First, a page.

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Home » Hacking News » Top 10 Security Threats for Windows 2000 and Windows NT

Top 10 Security Threats for Windows 2000 and Windows NT

by kobbra on November 20th, 2001 Some appreciated world security experts realesed "Top 10 Security Threats" for Windows 2000 and Windows NT. First place was reserved for IIS RDS vulnerability, which especially was popular by Eastern European hackers to break into over 40 banks in the United States and around the world...


Some appreciated world security experts realesed "Top 10 Security Threats" for Windows 2000 and Windows NT.





1. -IIS RDS vulnerability-
First place was reserved for IIS RDS vulnerability, which especially was popular by Eastern European hackers to break into over 40 banks in the
United States and around the world...Many installations of Windows NT with IIS 4 and the NT Option Pack include the Microsoft Data Access
Components (MDAC).These components contain vulnerabilities which can be exploited via IIS, and which allow a remote attacker to run commands with full system privileges.This vulnerability has been and continues to be widely exploited on the Internet.





2. -IIS Unicode vulnerability-
The Windows NT and 2000 IIS server contains a vulnerability that may allow an attacker to execute arbitrary commands on the server. The
commands are run with relatively weak permissions, but once on the server, there are a variety of methods of gaining additional privileges. By sending an IIS server a carefully constructed URL containing an invalid Unicode UTF-8 sequence an attacker can force the server to literally ‘walk up and out’ of a directory and execute arbitrary scripts.
This type of attack is also known as the directory traversal attack.






3. -ISAPI Extension Buffer Overflows-
When IIS is installed, several ISAPI extensions are automatically installed. ISAPI, which stands for Internet Services Application Programming Interface, allows developers to extend the capabilities of an IIS server using DLLs. Several of the DLLs, like idq.dll, contain programming errors that cause them to do improper error bounds checking. In particular, they do not block unacceptably long input strings. Attackers can send data to these DLLs, in what is known as a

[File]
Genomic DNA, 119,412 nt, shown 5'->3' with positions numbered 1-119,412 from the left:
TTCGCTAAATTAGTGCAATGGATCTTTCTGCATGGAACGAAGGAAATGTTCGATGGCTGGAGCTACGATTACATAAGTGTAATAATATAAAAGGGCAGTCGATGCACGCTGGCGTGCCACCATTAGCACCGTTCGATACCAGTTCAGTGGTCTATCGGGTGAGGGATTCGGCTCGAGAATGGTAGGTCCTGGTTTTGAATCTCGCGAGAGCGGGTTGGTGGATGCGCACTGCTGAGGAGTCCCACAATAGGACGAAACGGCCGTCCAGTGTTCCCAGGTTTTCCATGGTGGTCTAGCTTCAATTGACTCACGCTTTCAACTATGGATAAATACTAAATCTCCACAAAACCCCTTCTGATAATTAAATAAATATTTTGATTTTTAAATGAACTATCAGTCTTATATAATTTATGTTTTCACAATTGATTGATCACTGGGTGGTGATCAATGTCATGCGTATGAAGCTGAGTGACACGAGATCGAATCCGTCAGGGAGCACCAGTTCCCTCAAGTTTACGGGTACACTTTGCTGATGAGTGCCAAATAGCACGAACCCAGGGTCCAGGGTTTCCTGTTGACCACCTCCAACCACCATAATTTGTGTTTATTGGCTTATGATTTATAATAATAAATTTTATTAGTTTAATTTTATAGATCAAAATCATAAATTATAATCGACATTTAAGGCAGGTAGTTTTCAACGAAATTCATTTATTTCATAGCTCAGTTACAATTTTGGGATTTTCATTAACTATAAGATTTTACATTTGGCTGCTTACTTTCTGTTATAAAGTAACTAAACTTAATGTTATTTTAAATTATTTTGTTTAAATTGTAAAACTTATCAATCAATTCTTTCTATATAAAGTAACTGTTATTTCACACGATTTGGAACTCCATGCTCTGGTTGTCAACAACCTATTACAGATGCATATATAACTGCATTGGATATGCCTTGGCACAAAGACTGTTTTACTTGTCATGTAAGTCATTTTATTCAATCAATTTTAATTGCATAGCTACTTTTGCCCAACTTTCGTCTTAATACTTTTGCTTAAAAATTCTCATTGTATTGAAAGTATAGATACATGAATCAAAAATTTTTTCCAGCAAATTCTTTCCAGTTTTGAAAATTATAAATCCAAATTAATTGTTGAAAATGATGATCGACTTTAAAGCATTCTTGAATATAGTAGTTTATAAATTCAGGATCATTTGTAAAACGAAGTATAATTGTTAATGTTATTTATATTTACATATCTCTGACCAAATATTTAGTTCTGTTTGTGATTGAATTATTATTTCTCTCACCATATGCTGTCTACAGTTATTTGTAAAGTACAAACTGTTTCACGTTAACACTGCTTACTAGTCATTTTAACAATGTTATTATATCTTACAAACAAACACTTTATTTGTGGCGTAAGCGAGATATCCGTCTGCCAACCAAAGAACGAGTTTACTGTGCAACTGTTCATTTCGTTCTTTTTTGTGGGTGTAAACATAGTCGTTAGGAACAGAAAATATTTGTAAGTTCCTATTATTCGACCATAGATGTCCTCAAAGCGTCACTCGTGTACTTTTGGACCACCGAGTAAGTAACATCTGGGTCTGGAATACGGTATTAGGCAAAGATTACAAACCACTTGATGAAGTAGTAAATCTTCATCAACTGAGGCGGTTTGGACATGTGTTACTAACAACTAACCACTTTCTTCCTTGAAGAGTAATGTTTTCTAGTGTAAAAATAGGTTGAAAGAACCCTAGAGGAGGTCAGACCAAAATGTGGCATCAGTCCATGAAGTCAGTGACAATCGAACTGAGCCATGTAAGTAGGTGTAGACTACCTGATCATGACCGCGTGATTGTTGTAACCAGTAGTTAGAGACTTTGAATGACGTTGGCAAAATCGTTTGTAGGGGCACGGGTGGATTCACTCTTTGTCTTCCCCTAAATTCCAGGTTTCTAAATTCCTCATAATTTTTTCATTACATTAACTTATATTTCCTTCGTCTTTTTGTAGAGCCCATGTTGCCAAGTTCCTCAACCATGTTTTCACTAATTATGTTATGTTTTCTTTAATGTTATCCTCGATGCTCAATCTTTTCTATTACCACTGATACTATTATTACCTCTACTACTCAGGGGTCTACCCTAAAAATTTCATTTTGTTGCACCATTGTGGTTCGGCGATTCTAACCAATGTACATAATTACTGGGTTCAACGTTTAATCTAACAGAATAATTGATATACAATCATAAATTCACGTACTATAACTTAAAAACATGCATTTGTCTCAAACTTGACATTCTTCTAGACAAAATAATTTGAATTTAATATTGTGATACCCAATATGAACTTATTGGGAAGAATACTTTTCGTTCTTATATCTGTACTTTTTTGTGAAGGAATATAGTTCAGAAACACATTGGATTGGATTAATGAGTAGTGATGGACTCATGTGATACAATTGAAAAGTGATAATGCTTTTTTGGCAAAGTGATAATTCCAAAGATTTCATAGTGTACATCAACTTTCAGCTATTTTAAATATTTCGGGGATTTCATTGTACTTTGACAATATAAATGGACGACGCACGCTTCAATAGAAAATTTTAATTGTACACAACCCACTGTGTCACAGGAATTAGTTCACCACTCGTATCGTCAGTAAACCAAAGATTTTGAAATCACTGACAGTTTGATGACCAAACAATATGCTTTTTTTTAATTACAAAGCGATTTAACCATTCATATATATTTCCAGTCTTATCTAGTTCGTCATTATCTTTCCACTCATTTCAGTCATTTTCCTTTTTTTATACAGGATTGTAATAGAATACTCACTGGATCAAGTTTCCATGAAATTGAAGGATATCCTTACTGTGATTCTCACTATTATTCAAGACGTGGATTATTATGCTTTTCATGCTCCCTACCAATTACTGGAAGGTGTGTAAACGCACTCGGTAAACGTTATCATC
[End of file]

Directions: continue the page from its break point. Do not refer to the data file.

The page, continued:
buffer overflow attack, and take full control of an IIS web server.





4. -NETBIOS - unprotected Windows networking shares-
The Server Message Block (SMB) protocol, also known as the Common Internet File System (CIFS), enables file sharing over networks. Improper configuration can expose critical system files or give full file system access to any hostile party connected to the Internet. Many
computer owners unknowingly open their systems to hackers when they try to improve convenience for coworkers and outside researchers by making their drives readable and writeable by network users.





5. -SQL Server With No System Administrator (SA)Password-
The default installations of SQL Server 6.5 and 7.0 leave no password on the sa database account.This allows anyone to connect to the
database with the highest privilege level.Aside from allowing an attacker to read, modify,and/or delete critical business information stored in the
database, this vulnerability usually allows them the ability to run arbitrary operating system level commands.This lets an attacker compromise the entire system, not just the SQL Server,and could lead
to further compromises of other machines on the network,due to trust
relationships being abused.





6. -Weak or No passwords-
One of the most common problems on networks is simply accounts with weak passwords,or no password at all.This allows an attacker to gain
access easily as a normal user,or perhaps as an administrator.Even if only a normal user account is cracked,it affords the attacker another point from which to attack the network and gain further access.





7. -LanMan Responses On The Network-
Even if your password policies are relatively strong,there can be weaknesses in how they are used on the network. Microsoft ’s original
authentication system in NT has serious weaknesses that allow an attacker to crack passwords by sniffing data off the network. Microsoft has fixed this in later service packs of NT4,but their fix doesn ’t kick in unless it ’s configured to activate. This requires having a registry value on every machine on your network.





8. -Gathering Useful Information Is Too Easy (Null Sessions)-
Windows NT (and 2000)will give out lots of useful information to anyone,including anonymous connection (null sessions). This information
can be used by attackers to get a detailed picture of your network,including,for example,who the users are,what groups they ’re members of,when they ’ve last logged on.





9. -Poor Default Permissions Leave Many Avenues Of Attack-
The Windows NT default permissions on files,directories,shares,registry keys,etc.,are very loose. Windows 2000 default permissions are better,
but could be improved.These loose permissions provide many avenues
for an attacker who can log into a machine.
The attacker can insert Trojan horses or backdoors that will compromise
other users who log in to the machine,including any administrators who happen to log in.





10. -Unpatched Machines Allow Local Promotion-
Besides poor default permissions,another means by which attackers can compromise machines and install Trojan horses is by exploiting
unpatched security holes on workstations. There have been a number of local promotion bugs in Windows NT and 2000 that allow a normal user
to gain administrative access to a machine.
All too often, the hotfixes for these issues are not installed,which leaves many vulnerable machines on the network.



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